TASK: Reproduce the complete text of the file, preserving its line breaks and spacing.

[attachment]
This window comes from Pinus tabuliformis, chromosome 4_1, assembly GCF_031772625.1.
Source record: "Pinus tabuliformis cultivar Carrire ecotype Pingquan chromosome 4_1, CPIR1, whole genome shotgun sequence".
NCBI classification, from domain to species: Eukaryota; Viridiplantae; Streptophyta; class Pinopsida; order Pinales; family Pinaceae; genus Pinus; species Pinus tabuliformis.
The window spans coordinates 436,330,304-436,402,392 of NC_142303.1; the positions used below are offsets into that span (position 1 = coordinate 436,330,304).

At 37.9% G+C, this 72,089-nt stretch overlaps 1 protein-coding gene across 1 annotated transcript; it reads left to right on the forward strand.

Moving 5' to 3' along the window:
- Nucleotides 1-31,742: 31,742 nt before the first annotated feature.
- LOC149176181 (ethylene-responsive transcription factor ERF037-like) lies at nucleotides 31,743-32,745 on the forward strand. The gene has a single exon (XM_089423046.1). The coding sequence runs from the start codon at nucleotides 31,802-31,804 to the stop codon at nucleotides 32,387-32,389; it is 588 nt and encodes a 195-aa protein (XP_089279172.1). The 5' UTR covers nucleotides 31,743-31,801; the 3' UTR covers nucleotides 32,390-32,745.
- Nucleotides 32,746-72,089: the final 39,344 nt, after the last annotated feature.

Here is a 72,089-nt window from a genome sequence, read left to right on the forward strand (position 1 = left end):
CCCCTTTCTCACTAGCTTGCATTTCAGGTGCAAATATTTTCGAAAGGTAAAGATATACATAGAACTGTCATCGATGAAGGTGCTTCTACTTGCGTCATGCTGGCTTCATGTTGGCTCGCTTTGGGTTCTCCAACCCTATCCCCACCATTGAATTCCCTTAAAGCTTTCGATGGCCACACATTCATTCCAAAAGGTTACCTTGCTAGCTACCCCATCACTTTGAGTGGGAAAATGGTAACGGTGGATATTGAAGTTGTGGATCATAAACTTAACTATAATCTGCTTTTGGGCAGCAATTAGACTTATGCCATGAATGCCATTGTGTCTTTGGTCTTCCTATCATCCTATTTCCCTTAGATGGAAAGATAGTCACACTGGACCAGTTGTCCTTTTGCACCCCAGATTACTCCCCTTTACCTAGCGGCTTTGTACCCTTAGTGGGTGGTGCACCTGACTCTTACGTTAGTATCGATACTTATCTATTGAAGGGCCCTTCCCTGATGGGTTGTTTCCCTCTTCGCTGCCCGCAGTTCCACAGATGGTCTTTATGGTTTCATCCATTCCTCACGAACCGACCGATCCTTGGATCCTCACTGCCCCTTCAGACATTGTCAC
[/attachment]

This window comes from Pinus tabuliformis, chromosome 4_1, assembly GCF_031772625.1.
Source record: "Pinus tabuliformis cultivar Carrire ecotype Pingquan chromosome 4_1, CPIR1, whole genome shotgun sequence".
NCBI classification, from domain to species: Eukaryota; Viridiplantae; Streptophyta; class Pinopsida; order Pinales; family Pinaceae; genus Pinus; species Pinus tabuliformis.
The window spans coordinates 436,330,304-436,402,392 of NC_142303.1; the positions used below are offsets into that span (position 1 = coordinate 436,330,304).

At 37.9% G+C, this 72,089-nt stretch overlaps 1 protein-coding gene across 1 annotated transcript; it reads left to right on the forward strand.

Moving 5' to 3' along the window:
- Nucleotides 1-31,742: 31,742 nt before the first annotated feature.
- LOC149176181 (ethylene-responsive transcription factor ERF037-like) lies at nucleotides 31,743-32,745 on the forward strand. The gene has a single exon (XM_089423046.1). The coding sequence runs from the start codon at nucleotides 31,802-31,804 to the stop codon at nucleotides 32,387-32,389; it is 588 nt and encodes a 195-aa protein (XP_089279172.1). The 5' UTR covers nucleotides 31,743-31,801; the 3' UTR covers nucleotides 32,390-32,745.
- Nucleotides 32,746-72,089: the final 39,344 nt, after the last annotated feature.

Here is a 72,089-nt window from a genome sequence, read left to right on the forward strand (position 1 = left end):
CCCCTTTCTCACTAGCTTGCATTTCAGGTGCAAATATTTTCGAAAGGTAAAGATATACATAGAACTGTCATCGATGAAGGTGCTTCTACTTGCGTCATGCTGGCTTCATGTTGGCTCGCTTTGGGTTCTCCAACCCTATCCCCACCATTGAATTCCCTTAAAGCTTTCGATGGCCACACATTCATTCCAAAAGGTTACCTTGCTAGCTACCCCATCACTTTGAGTGGGAAAATGGTAACGGTGGATATTGAAGTTGTGGATCATAAACTTAACTATAATCTGCTTTTGGGCAGCAATTAGACTTATGCCATGAATGCCATTGTGTCTTTGGTCTTCCTATCATCCTATTTCCCTTAGATGGAAAGATAGTCACACTGGACCAGTTGTCCTTTTGCACCCCAGATTACTCCCCTTTACCTAGCGGCTTTGTACCCTTAGTGGGTGGTGCACCTGACTCTTACGTTAGTATCGATACTTATCTATTGAAGGGCCCTTCCCTGATGGGTTGTTTCCCTCTTCGCTGCCCGCAGTTCCACAGATGGTCTTTATGGTTTCATCCATTCCTCACGAACCGACCGATCCTTGGATCCTCACTGCCCCTTCAGACATTGTCAC